By Jay Martin as told to Amy Wimmer Schwarb
ROLE: The men’s soccer coach at Ohio Wesleyan University for 38 years, Jay Martin started out coaching men’s lacrosse, too, and tackled student hazing issues on both teams when he first arrived. This year, Martin, also a kinesiology professor, won an NCAA Innovations in Research Grant to develop tools that help coaches assess hazing on their teams. HIS STORY: With a career record of 657-124-61 and two Division III national championships, Martin is the winningest men’s soccer coach in the NCAA. LESSONS LEARNED: His team plays home games at the Jay Martin Soccer Complex, but in soccer, he says, the coach’s job is to stay out of the way.
I’m not a good soccer player. I never was, I never have been, and, at this point in my life, I never will be. I tell that to my team and everybody who cares to listen. I think I started twice in college – there was an epidemic on the team, and I had to get on the field.
I know I’m going to sound like a communist, but I’ve never played football in my life. I played soccer and basketball and baseball in high school, and then when I went to college I played soccer, basketball and lacrosse at Springfield College in Springfield, Massachusetts.
Basketball was probably my best sport. After I left Springfield, I moved to Munich, Germany, and played professional basketball for about four seasons. When I moved to Munich, I was in a soccer culture. Basketball in Europe in those days was not a big sport at all. In preseason we played soccer for fitness.
While I was in Munich, I got to know Helmut Schoen, coach of the German national team when they won the world cup in 1974. He and I did nothing but talk about sports – not always specifically soccer, but about sports. He was a great sportsman and obviously a great soccer coach.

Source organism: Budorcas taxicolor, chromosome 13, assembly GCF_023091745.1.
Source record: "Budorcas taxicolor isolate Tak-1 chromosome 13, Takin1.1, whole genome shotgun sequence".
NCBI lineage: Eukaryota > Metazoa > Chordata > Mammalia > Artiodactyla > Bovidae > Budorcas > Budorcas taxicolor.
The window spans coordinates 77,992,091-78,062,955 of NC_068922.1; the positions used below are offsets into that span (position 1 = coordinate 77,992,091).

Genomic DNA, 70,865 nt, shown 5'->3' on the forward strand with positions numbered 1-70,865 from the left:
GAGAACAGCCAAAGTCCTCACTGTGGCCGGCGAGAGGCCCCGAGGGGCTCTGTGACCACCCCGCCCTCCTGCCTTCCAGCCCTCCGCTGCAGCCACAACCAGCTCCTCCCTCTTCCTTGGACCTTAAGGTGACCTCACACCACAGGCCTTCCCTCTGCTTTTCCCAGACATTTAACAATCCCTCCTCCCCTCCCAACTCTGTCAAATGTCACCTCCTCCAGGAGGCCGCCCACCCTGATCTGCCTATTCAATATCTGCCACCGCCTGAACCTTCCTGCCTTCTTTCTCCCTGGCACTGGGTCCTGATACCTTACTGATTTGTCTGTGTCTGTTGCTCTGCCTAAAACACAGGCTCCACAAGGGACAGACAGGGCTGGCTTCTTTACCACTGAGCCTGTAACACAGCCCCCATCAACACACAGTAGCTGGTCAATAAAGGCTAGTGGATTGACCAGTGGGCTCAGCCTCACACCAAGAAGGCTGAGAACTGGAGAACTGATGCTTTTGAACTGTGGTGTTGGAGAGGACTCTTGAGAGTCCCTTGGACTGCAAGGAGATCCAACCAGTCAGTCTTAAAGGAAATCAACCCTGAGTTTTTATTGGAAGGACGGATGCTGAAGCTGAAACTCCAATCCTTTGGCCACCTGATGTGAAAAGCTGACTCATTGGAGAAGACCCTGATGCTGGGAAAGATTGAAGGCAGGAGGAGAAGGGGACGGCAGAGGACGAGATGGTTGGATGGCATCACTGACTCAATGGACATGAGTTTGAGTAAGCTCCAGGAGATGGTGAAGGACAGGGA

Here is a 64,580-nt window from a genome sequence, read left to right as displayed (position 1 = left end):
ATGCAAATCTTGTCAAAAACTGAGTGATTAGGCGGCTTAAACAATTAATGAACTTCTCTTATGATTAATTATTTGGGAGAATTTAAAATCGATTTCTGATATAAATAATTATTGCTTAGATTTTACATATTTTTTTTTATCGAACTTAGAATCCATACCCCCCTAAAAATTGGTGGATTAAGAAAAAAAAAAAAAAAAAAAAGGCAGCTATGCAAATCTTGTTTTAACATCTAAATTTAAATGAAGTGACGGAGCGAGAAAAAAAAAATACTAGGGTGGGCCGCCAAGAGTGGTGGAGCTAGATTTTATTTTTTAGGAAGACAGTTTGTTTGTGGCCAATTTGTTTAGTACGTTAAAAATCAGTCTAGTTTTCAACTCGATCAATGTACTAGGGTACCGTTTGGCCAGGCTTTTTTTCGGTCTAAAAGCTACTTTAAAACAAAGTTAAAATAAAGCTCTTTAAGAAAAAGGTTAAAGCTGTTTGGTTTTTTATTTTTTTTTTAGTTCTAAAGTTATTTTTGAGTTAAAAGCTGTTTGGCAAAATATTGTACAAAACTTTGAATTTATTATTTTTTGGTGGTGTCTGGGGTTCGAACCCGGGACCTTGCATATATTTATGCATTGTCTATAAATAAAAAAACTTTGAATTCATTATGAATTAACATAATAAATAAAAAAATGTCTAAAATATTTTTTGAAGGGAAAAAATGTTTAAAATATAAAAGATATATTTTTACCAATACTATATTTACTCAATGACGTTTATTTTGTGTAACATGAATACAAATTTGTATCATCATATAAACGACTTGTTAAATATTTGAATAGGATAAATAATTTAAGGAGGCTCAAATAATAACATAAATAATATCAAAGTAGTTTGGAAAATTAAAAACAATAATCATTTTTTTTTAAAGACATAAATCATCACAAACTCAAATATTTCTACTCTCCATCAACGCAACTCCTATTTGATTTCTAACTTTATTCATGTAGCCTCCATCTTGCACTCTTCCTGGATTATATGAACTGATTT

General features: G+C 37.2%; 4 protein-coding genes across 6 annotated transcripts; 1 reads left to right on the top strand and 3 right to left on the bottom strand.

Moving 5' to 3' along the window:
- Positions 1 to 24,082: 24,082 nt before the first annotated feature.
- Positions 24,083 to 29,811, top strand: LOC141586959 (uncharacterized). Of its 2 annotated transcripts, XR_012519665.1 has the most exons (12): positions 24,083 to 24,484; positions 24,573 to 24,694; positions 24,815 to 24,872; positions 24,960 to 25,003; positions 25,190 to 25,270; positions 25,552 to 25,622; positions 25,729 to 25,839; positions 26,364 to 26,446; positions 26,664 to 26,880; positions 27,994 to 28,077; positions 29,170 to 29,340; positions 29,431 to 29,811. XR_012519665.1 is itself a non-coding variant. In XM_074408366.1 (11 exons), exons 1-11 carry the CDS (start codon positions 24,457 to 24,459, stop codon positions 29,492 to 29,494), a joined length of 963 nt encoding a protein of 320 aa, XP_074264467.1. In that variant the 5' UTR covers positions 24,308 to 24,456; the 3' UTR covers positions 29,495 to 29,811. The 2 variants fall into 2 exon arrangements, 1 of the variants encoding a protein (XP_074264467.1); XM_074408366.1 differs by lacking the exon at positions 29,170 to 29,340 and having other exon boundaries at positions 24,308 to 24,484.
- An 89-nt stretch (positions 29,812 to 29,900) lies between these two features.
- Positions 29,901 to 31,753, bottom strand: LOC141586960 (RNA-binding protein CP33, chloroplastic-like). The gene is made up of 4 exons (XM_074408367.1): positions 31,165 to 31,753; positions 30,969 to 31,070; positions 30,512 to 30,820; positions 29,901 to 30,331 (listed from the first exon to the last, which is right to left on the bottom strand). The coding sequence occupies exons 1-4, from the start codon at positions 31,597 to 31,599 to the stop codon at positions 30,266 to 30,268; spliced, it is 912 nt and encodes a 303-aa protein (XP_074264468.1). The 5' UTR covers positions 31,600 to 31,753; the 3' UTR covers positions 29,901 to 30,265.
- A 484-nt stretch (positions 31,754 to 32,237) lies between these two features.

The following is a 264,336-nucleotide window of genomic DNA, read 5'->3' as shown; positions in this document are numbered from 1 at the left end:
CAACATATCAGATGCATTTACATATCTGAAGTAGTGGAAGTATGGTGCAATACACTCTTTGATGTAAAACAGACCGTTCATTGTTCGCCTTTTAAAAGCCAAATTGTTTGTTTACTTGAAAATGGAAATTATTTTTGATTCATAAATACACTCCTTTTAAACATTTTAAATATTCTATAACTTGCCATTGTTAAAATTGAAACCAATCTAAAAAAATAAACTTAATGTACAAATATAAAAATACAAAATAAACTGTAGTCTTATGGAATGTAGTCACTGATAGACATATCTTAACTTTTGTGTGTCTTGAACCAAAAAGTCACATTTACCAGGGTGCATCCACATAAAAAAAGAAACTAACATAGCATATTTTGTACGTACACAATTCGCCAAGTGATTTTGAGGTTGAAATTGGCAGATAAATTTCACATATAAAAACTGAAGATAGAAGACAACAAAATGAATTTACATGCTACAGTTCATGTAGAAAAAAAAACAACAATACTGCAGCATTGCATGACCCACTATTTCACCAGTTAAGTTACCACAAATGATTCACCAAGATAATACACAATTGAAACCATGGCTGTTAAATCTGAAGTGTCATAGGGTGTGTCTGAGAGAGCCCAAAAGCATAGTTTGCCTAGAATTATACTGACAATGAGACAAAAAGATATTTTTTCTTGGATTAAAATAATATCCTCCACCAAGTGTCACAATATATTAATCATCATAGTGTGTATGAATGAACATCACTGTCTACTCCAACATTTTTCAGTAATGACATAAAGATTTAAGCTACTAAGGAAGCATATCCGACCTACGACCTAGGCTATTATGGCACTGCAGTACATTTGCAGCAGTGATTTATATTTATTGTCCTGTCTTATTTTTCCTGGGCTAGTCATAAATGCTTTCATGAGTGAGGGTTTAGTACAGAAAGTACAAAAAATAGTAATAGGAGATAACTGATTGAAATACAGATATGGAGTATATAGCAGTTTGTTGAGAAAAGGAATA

Those were the days of Woody Hayes and all those guys – “my way or the highway.” Helmut Schoen was way ahead of his time in terms of how he coached the best players at the time. He was so the opposite of those guys.
I’m not a “my way or the highway” coach either. It’s the players’ team. I’m there to help them get better. One of my philosophies – and a lot of coaches get mad at me when I say this at clinics – but I don’t feel coaches develop players. Only players develop players.
All of our young coaches think the answer to coaching success is the x’s and o’s. I can’t tell you how far down the list those are.
I’m going into my 39th year in August, and every year I see coaches who don’t have a good relationship with their teams. If the players aren’t confident and they aren’t having fun, it isn’t going to happen. That’s just how it is. As a coach, if you take fun away, you’re not going to do any good.
Don’t call me “coach.” When I was young, my father, like many fathers, was my coach in little this and little that. And when I went to high school, I had a coach named john barker. Their influence, along with Helmut Schoen’s, was very important to me. And until I get to be in their league, I don’t deserve to be called “coach.”
The thing I like about soccer is once the game starts, it’s all about the team. My job is training and practice, and then I might as well go sit in the stands once the game starts. The decisions in the game are made by the players, and the consequences of those decisions happen immediately. They get this great feedback, this understanding about consequences.
I’m not a social scientist, but I think that’s a really good lesson for our students: When you make a decision, and we lose the ball, and we lose the game, it teaches you to be accountable for your actions in life.
Soccer is different than a lot of sports, where players are told exactly what to do. The decision-making in those games is more geared toward the coach and not the players. I want our game to be more geared toward the players.
We won a national championship in 2011 in San Antonio, and over 140 of our former players came down on their own dime to cheer us on. They had a really good experience – an experience that complemented their academic mission at Ohio Wesleyan.
In the end, that’s what counts. The fact that we win a ton of games – that helps, too.